Do you find time to exercise or engage in physical activity on a regular basis? For many Americans, daily physical activity hasn’t been a priority. This has been especially true in recent years with lockdowns and a shift to digital work and entertainment. With the ever-present technology in today’s world, Americans are sitting more than ever.

Perhaps you sit at a desk all day for work. Or you just love to sit on the couch a lot to watch TV or play video games. Whatever the case, if you live a sedentary life, it can have adverse effects on your health.

What Is a Sedentary Lifestyle?

A sedentary lifestyle is when you have an inactive lifestyle. People who sit a lot and don’t exercise are considered inactive. These days, more and more activities allow us to sit. Looking at our phones, watching TV, commuting to and from work and other daily activities are increasingly accommodating a “seated” lifestyle. Many Americans also prefer to sit during their leisure time.

Prevalence of Inactivity in the US

According to the Center for Disease Control (CDC) about 25% of American adults are considered inactive. Interestingly, the CDC’s study reflects regional differences in reported physical activity. The southern part of the US is the most inactive, with 27.5% prevalence of inactivity, followed by the Midwest (25.2%), Northeast (24.7%) and the West (21%). The most active states in the US are Colorado, Utah, Washington and Vermont. On the contrary, the states with highest inactivity rates are West Virginia, Oklahoma, Louisiana, Alabama, Kentucky, Arkansas, Mississippi, and Puerto Rico.

How Can an Inactive Lifestyle Affect Your Health?

The CDC warns that the health repercussions of not getting enough physical activity can be severe. By living an inactive lifestyle, you may increase your risk for developing chronic disease. You also have an increased risk for developing:

  • Obesity
  • Heart disease and heart-related health issues (i.e., heart attack)
  • High blood pressure and cholesterol
  • Stroke
  • Metabolic syndrome
  • Type 2 diabetes
  • Certain types of cancer
  • Osteoporosis
  • Depression and anxiety
  • Shorter lifespan

How Can an Inactive Lifestyle Affect Your Body?

If you don’t get adequate physical activity, it will be apparent in your physical appearance as well. Here are some physical consequences of an inactive lifestyle:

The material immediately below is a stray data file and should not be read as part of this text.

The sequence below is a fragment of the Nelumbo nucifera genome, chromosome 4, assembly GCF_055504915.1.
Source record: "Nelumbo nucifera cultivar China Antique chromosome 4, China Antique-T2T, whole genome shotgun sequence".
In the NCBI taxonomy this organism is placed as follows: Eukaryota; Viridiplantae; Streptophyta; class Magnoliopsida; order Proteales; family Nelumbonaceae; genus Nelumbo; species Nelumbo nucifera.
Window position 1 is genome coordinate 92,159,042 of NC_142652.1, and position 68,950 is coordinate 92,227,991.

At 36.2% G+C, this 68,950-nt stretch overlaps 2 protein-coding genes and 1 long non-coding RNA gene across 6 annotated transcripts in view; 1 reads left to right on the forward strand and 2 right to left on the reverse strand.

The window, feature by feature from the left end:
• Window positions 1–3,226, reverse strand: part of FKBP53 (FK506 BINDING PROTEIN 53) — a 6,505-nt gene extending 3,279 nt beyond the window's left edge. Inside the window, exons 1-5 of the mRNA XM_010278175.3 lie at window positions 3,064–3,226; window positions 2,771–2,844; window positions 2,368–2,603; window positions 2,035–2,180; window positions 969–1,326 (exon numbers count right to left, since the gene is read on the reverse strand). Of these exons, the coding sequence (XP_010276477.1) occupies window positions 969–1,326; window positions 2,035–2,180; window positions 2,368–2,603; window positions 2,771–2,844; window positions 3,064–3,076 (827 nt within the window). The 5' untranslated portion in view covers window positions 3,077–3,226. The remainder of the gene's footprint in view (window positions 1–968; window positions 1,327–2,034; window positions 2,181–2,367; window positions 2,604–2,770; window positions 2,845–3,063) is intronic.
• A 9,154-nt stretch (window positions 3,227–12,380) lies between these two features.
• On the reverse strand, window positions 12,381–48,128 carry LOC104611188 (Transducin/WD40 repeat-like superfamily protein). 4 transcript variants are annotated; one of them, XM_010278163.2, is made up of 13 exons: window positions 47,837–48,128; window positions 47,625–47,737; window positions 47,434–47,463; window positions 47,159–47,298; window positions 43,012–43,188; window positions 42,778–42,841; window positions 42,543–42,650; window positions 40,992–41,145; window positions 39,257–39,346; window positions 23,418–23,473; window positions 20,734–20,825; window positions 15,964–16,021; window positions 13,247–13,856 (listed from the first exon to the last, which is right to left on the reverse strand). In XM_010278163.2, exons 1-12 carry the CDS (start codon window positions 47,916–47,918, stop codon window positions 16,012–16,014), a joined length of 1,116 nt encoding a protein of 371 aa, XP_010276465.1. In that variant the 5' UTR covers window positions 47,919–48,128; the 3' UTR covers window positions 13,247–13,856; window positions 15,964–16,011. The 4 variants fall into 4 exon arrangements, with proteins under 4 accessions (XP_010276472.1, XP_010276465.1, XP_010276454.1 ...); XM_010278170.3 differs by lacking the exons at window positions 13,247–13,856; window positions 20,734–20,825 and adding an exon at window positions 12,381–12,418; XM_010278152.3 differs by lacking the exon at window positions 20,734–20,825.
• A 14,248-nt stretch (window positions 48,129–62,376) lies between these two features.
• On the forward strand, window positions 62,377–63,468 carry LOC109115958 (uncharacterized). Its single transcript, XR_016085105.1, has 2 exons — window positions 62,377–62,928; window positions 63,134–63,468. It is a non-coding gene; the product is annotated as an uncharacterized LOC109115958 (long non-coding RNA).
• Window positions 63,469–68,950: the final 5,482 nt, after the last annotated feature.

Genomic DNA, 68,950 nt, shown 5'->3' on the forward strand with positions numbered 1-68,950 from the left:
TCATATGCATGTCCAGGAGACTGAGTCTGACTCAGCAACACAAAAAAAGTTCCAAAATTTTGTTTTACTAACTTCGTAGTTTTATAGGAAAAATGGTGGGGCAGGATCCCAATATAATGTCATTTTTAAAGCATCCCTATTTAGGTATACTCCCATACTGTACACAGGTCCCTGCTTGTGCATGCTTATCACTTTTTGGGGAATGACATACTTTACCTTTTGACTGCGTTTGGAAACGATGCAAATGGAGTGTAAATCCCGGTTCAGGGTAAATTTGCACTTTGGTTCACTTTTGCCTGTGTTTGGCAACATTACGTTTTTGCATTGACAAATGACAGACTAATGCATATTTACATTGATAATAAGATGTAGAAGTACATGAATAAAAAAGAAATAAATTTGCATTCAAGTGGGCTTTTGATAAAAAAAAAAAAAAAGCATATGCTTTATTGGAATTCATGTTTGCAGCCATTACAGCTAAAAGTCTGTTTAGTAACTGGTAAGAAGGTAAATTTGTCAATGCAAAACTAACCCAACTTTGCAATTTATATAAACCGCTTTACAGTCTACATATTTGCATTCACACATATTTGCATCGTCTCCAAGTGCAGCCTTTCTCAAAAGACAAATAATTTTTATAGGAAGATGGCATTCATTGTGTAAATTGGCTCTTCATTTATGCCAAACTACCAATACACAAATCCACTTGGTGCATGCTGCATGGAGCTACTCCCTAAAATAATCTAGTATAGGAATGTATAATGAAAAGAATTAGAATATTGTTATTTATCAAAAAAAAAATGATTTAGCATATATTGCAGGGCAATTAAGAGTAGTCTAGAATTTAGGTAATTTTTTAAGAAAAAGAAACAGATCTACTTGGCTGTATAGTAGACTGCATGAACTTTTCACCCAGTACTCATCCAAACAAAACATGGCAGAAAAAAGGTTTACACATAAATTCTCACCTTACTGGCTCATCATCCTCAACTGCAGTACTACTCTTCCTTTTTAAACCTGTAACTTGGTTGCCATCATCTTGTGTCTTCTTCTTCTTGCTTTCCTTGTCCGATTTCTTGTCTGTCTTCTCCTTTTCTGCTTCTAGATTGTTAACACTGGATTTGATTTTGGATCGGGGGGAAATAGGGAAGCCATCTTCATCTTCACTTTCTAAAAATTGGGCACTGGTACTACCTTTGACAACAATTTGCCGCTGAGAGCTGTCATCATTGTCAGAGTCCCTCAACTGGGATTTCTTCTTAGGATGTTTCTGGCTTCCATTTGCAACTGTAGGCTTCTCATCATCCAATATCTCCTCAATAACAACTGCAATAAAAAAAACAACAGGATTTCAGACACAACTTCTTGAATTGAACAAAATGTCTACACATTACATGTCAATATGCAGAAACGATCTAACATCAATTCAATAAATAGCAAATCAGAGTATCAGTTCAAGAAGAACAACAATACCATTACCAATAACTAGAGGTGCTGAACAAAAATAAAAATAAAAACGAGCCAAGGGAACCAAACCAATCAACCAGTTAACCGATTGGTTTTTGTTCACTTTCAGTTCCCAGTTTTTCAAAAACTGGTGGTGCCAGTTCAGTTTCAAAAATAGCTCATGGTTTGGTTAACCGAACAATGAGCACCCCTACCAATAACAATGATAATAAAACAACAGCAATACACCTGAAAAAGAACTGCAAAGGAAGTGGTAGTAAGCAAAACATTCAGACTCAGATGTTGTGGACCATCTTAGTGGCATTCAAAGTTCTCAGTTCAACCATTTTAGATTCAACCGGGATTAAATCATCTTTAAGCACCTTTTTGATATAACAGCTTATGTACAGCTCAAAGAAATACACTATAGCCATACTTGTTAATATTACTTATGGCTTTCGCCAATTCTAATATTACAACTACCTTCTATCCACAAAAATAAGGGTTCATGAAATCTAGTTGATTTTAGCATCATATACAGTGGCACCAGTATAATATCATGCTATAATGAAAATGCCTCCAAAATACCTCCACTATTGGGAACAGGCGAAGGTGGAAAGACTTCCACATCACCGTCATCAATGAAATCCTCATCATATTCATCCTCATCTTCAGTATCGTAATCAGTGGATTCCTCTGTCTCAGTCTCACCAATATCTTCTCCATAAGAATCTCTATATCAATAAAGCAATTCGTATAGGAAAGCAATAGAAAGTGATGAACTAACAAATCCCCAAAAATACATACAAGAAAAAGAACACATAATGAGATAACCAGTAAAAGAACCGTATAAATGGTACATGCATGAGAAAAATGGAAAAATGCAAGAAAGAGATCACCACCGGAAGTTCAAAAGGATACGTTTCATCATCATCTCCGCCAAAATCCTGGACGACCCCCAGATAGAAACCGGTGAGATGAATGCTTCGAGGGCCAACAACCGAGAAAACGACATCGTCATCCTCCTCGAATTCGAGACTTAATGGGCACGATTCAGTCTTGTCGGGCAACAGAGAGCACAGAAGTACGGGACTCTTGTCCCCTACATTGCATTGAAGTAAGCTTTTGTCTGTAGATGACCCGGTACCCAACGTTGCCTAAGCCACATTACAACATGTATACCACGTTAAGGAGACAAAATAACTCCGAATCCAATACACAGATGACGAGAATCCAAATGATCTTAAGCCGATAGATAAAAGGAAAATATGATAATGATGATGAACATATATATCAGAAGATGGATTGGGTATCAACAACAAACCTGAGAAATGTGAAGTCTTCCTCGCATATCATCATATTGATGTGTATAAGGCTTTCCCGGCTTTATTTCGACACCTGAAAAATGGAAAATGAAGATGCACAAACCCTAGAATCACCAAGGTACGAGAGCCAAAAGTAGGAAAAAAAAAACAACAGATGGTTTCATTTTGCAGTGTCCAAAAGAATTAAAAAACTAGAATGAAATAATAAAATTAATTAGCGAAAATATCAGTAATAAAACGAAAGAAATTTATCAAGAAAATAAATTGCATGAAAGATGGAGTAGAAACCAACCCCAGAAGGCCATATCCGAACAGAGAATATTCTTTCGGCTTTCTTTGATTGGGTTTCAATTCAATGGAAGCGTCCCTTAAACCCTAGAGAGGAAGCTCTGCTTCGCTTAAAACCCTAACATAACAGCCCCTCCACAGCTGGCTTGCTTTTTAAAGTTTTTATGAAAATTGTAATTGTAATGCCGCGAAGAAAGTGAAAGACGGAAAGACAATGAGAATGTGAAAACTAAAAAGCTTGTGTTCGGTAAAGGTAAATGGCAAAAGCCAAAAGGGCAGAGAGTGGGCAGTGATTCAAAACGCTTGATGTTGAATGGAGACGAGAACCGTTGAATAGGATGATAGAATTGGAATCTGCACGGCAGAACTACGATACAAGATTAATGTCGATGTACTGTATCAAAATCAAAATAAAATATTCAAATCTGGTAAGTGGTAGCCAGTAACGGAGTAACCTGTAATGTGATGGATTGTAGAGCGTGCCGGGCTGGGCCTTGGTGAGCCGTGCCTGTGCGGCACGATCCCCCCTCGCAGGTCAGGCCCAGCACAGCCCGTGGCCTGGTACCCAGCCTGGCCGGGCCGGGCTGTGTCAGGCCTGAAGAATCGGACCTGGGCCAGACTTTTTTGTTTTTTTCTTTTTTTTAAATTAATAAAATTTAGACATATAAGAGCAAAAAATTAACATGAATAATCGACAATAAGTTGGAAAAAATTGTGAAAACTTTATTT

• Weight gain
  • Back pain
  • Increased inflammation
  • Poor blood circulation
  • Weaker bones and lower mineral content
  • Slower metabolism
  • Hormonal imbalance
  • Weakened immune system leading to more frequent illness
  • Neuropathy

How Can I Incorporate More Activity Into My Life?

The good news is that anyone can easily start an exercise regimen. However, if you are mostly inactive, it’s best to ease into it. Then, you can gradually add more frequent and higher intensity exercise. There’s no need to feel overwhelmed. Any amount of physical activity is better than none. The important thing is to enjoy it and find the type of exercise that suits your physical abilities, age, and health circumstances.

Getting More Active at Home

Doing housework can actually burn a lot of calories. Here are some tips to get moving more around the house:

  • Clean or do yard work. Try playing some music to make it more enjoyable, or challenge yourself to do chores at a more vigorous pace.
  • Stretch while you watch your latest Netflix binge
  • Look for workout videos on YouTube
  • Go for a walk outside
  • Get some practical and lightweight exercise equipment for your home like a yoga mat, resistance bands, a foam roller, and ankle weights.

Incorporating More Physical Activity at Work

Less than 20% of Americans have a job that requires physical activity. Consequently, many of us may find it challenging to find ways to get activity during our busy work days.

  • If your job requires you to work in front of a computer all day, consider investing in a standing desk
  • If a standing desk feels like too big of a commitment, consider:
    • Standing for phone calls
    • Setting a reminder to get up and move at least once every hour
    • Getting an apple watch or a fitbit to track your step count
    • Taking the stairs
    • Use part of your lunch break to walk around your building or outside if you can

Rooted Living

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